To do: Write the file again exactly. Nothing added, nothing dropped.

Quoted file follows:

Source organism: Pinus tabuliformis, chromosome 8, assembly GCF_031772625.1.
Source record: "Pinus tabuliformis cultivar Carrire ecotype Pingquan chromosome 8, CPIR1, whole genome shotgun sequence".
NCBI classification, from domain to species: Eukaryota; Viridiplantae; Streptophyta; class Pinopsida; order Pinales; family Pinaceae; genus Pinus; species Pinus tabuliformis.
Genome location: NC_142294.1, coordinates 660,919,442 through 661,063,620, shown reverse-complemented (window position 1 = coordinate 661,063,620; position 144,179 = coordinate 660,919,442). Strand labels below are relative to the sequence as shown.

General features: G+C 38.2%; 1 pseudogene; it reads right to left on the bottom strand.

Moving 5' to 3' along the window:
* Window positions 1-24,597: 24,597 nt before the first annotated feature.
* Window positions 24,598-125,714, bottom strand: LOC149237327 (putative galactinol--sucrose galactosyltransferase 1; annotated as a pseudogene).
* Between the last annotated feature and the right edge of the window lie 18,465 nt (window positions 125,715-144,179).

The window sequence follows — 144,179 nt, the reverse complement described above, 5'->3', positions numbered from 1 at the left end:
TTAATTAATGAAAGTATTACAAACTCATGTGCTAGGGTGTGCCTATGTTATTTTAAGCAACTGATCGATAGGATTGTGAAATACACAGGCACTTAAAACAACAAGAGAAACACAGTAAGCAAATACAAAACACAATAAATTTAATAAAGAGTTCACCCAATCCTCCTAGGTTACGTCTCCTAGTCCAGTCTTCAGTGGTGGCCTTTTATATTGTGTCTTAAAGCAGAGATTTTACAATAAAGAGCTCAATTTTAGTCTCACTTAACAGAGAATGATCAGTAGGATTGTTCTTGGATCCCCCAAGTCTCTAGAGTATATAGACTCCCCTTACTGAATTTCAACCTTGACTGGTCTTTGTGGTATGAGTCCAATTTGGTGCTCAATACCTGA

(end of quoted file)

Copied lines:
Source organism: Pinus tabuliformis, chromosome 8, assembly GCF_031772625.1.
Source record: "Pinus tabuliformis cultivar Carrire ecotype Pingquan chromosome 8, CPIR1, whole genome shotgun sequence".
NCBI classification, from domain to species: Eukaryota; Viridiplantae; Streptophyta; class Pinopsida; order Pinales; family Pinaceae; genus Pinus; species Pinus tabuliformis.
Genome location: NC_142294.1, coordinates 660,919,442 through 661,063,620, shown reverse-complemented (window position 1 = coordinate 661,063,620; position 144,179 = coordinate 660,919,442). Strand labels below are relative to the sequence as shown.

General features: G+C 38.2%; 1 pseudogene; it reads right to left on the bottom strand.

Moving 5' to 3' along the window:
* Window positions 1-24,597: 24,597 nt before the first annotated feature.
* Window positions 24,598-125,714, bottom strand: LOC149237327 (putative galactinol--sucrose galactosyltransferase 1; annotated as a pseudogene).
* Between the last annotated feature and the right edge of the window lie 18,465 nt (window positions 125,715-144,179).

The window sequence follows — 144,179 nt, the reverse complement described above, 5'->3', positions numbered from 1 at the left end:
TTAATTAATGAAAGTATTACAAACTCATGTGCTAGGGTGTGCCTATGTTATTTTAAGCAACTGATCGATAGGATTGTGAAATACACAGGCACTTAAAACAACAAGAGAAACACAGTAAGCAAATACAAAACACAATAAATTTAATAAAGAGTTCACCCAATCCTCCTAGGTTACGTCTCCTAGTCCAGTCTTCAGTGGTGGCCTTTTATATTGTGTCTTAAAGCAGAGATTTTACAATAAAGAGCTCAATTTTAGTCTCACTTAACAGAGAATGATCAGTAGGATTGTTCTTGGATCCCCCAAGTCTCTAGAGTATATAGACTCCCCTTACTGAATTTCAACCTTGACTGGTCTTTGTGGTATGAGTCCAATTTGGTGCTCAATACCTGA